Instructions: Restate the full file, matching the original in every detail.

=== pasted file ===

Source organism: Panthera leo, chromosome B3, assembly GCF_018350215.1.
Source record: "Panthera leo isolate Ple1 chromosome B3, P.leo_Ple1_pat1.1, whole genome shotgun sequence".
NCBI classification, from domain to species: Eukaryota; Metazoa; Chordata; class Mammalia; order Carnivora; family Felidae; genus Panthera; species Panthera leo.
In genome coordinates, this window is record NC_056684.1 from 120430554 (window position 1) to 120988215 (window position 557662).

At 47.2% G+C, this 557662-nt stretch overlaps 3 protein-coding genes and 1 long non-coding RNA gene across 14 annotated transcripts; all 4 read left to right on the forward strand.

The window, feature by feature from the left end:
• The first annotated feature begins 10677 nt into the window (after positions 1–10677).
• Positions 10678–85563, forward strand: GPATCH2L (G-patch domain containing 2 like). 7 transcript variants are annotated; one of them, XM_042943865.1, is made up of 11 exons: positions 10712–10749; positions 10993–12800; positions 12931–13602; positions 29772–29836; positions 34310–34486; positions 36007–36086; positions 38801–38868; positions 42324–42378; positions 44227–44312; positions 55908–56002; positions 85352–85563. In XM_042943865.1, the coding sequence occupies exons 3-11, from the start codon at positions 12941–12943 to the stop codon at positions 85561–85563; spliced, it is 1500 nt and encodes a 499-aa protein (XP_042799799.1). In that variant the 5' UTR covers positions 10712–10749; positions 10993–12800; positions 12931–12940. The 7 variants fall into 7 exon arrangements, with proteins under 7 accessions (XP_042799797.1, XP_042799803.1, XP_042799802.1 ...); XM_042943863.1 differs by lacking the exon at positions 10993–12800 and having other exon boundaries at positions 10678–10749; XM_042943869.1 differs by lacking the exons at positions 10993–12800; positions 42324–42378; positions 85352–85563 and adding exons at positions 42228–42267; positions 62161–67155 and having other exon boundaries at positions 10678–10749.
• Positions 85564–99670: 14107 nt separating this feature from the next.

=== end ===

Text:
Source organism: Panthera leo, chromosome B3, assembly GCF_018350215.1.
Source record: "Panthera leo isolate Ple1 chromosome B3, P.leo_Ple1_pat1.1, whole genome shotgun sequence".
NCBI classification, from domain to species: Eukaryota; Metazoa; Chordata; class Mammalia; order Carnivora; family Felidae; genus Panthera; species Panthera leo.
In genome coordinates, this window is record NC_056684.1 from 120430554 (window position 1) to 120988215 (window position 557662).

At 47.2% G+C, this 557662-nt stretch overlaps 3 protein-coding genes and 1 long non-coding RNA gene across 14 annotated transcripts; all 4 read left to right on the forward strand.

The window, feature by feature from the left end:
• The first annotated feature begins 10677 nt into the window (after positions 1–10677).
• Positions 10678–85563, forward strand: GPATCH2L (G-patch domain containing 2 like). 7 transcript variants are annotated; one of them, XM_042943865.1, is made up of 11 exons: positions 10712–10749; positions 10993–12800; positions 12931–13602; positions 29772–29836; positions 34310–34486; positions 36007–36086; positions 38801–38868; positions 42324–42378; positions 44227–44312; positions 55908–56002; positions 85352–85563. In XM_042943865.1, the coding sequence occupies exons 3-11, from the start codon at positions 12941–12943 to the stop codon at positions 85561–85563; spliced, it is 1500 nt and encodes a 499-aa protein (XP_042799799.1). In that variant the 5' UTR covers positions 10712–10749; positions 10993–12800; positions 12931–12940. The 7 variants fall into 7 exon arrangements, with proteins under 7 accessions (XP_042799797.1, XP_042799803.1, XP_042799802.1 ...); XM_042943863.1 differs by lacking the exon at positions 10993–12800 and having other exon boundaries at positions 10678–10749; XM_042943869.1 differs by lacking the exons at positions 10993–12800; positions 42324–42378; positions 85352–85563 and adding exons at positions 42228–42267; positions 62161–67155 and having other exon boundaries at positions 10678–10749.
• Positions 85564–99670: 14107 nt separating this feature from the next.